Fig. 2 shows a modified embodiment of my invention in which the said differential output controls the amount of light falling upon one of the photocells.

Fig. 3 shows a third embodiment of my invention which comprises a single photocell which is subjected alternately two light impulses of diiferent intensity.

Referring now to Fig. 1 there is shown schematically a visibility meter which comprises a 0 standard object l0 which is projected by means of a lens ll uponphotoelectric cells l2 and It. The object is located at a fixed distance from the lens and from the photoelectric cells and should possess distinguishable light charac- 5 teristics. Thus the'object l0 has been made in form of two adjacent rectangular surfaces It and 15 of different colors, the surface '14 being white. The object III. is projected by means of the lens ll onto photoelectric cells in such'a manner that the image of the surface ll falis'upon the cell I2 and the image of the surface l5 falls upon the cell IS. The photoelectric cells are included in two arms of a ridge circuit", the other two arms of which include resistors I1 and I8 that, preferably, are adjustable for balancing. The bridge circuit is energized from a suitable source T8. An electrical zero meter 2| is connected across the points II, 22- in the bridge circuit.

It will be readily appreciated that whenthe visibility of the medium is poor, the eye is not capable of perceiving satisfactorily the difference in color between the surfaces of II and I! since the ability to see an object resides essentially in perceiving various light contrasts associated with the object. Therefore, under poor visibility conditions the amount of light falling upon the photocell I2 is substantially equal to .the amount of light falling upon the photocell rectangle I5 and falling upon the photocell II is considerablylarger than the amount of light derived from the rectangle I4 .and falling upon the photocell I2. Then for the proper balancing of the bridge it is necessary to adjust the resistors I8 and I1 until the meter indicates zero current. Then the ratio of the resistors I8 and I1 is considerably larger than one.

It is now apparent that the ratio of the resisters -I8 and Il provides an index of the visibility of a given medium. For the value one of the ratio the visibllityis very bad and for increasing' values of the said ratio the visibility becomes better. y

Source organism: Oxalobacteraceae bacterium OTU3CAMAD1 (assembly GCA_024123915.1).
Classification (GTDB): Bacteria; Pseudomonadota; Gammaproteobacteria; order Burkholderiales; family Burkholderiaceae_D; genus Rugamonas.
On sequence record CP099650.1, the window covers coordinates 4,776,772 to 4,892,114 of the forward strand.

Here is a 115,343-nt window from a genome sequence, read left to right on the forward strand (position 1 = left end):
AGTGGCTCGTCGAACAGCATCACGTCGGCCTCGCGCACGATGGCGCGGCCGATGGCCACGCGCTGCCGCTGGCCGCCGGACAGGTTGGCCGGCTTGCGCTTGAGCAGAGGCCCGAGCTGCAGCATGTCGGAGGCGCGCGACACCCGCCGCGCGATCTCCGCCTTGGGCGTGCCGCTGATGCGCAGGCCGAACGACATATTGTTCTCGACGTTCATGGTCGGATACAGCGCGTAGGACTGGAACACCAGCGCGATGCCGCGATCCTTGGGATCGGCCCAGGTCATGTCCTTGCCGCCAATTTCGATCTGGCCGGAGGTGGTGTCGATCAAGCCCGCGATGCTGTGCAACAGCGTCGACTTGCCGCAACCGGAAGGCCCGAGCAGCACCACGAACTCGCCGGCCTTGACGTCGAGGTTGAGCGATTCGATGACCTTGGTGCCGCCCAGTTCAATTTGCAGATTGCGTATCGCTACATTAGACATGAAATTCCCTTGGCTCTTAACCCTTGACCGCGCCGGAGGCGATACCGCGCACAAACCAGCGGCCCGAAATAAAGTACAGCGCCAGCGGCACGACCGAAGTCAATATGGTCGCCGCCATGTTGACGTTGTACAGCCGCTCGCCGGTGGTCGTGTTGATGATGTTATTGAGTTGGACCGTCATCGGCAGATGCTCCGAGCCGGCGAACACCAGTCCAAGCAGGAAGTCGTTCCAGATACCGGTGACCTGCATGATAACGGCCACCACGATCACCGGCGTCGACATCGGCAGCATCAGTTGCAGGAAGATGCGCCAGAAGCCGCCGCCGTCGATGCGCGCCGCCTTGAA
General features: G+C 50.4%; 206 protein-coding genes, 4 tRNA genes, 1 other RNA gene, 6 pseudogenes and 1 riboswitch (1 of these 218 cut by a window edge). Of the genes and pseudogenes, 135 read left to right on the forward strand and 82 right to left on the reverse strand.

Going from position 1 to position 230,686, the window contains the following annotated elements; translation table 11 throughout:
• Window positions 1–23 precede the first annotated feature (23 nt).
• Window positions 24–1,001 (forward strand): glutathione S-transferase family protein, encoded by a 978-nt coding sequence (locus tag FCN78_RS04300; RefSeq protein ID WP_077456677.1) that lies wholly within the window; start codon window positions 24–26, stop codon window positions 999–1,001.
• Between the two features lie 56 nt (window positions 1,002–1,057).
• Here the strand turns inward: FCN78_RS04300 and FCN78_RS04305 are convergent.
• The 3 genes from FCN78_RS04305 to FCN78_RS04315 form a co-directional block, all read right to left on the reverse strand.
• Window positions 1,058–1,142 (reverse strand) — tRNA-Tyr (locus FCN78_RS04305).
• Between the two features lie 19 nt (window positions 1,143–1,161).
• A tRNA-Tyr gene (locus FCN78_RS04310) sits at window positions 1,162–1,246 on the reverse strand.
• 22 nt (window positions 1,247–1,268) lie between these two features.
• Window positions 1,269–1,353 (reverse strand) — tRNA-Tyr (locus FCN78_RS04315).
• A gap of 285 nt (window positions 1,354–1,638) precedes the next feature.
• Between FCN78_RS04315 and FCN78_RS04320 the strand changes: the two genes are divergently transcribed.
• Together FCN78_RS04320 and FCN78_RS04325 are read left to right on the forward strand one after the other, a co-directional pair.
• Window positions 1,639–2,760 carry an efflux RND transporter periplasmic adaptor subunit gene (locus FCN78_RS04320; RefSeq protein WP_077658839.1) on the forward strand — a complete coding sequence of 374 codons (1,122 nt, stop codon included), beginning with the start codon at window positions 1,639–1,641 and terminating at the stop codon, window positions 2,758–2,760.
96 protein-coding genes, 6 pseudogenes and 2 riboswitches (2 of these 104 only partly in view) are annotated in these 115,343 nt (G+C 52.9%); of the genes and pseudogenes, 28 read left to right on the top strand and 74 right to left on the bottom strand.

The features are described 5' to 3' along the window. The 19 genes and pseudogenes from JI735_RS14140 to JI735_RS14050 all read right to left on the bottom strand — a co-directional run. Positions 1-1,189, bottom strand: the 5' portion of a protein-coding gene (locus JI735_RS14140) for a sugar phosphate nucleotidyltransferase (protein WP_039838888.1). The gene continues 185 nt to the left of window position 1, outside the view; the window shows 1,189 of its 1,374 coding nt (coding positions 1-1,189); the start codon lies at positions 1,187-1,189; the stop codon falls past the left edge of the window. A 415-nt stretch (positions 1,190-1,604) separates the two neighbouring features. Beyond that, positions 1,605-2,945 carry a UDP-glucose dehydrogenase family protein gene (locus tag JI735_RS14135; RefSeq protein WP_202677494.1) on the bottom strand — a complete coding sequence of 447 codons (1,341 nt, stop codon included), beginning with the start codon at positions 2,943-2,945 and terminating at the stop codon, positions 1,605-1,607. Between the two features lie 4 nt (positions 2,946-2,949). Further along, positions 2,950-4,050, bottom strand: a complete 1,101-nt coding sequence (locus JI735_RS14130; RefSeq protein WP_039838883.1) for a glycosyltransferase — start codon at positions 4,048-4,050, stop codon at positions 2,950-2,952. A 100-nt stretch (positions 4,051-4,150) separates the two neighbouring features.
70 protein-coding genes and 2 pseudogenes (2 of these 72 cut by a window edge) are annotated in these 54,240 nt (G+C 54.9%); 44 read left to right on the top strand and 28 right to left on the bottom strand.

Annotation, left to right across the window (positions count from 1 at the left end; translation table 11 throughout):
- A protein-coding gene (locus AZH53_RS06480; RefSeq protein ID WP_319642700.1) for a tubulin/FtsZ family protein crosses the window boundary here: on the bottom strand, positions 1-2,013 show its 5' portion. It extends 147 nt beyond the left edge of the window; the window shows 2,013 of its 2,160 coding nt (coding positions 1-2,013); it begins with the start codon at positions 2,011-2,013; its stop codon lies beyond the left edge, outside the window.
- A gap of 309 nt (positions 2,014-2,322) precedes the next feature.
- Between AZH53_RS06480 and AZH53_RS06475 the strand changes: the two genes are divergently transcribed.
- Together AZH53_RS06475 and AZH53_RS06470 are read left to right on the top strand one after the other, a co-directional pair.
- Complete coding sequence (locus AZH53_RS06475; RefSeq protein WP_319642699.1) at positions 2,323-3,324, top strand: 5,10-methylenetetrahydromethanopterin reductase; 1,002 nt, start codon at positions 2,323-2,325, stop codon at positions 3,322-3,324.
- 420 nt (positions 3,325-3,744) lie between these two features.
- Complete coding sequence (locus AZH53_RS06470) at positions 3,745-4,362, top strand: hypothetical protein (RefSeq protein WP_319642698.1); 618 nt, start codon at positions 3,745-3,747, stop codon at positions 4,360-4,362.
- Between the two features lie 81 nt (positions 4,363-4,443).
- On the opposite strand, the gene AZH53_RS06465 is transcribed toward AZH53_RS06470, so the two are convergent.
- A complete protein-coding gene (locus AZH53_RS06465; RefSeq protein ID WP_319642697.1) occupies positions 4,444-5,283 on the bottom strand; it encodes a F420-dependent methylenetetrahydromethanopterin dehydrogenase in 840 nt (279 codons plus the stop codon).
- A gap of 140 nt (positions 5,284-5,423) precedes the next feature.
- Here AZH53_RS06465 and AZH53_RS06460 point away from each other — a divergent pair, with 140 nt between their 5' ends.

In order toillustrate better conditions afi'ecting the visibility of a medium assume that the lens II and the photocells I2 and I 3 have been I substituted by a human eye. It is apparent that Y a theability of the human eye to distlnl' ilhbetween the surfaces II and II depends upon the light intensities which are associated with the images of these surfaces projected upon the eye. In that connection two factors should be con-' sidered. The first of these factors depends upon the light conditions, i. e. theillumination of the mediumin which the apparatus of Fig. 1 is located and the second factor is influenced by the atmosphere in the given mediumrthe atmosphere being considered from the standpoint of its :optical properties. As stated above thesetwo factors characterize the visibility of a medium and determine the manner in which the photoelectric cells I! and I! respond to the presence of the standard object II. V

In order to illustrate the'infiuence of the first of the above factors upon the visibility assume that there is no sourceof light in the medium, i. e., there is no illuminationfaliing upon the surfaces I4 and II. It is apparent that-under such conditions there will be, no light reflected from either of the surfaces I4, II upon the respective' photoelectric cells and consequently no difi'erential response of thephotoelectric cells. The visibility will be then nero and this agrees with our experience since in the abeense of illmnination the objects arenot visible.

In order to illustrate the influence of the second of the above two factors, 1. e'., of the atmos- T pheric conditions, assume that there is an abun-- is no diil'erential response which could be detected by the bridge. Consequently there is zero visibility. This agrees with our experience ,since in time of fog and have the objects may not be visible.

The above two cases represent extreme conditions at which visibility of the medium is zero.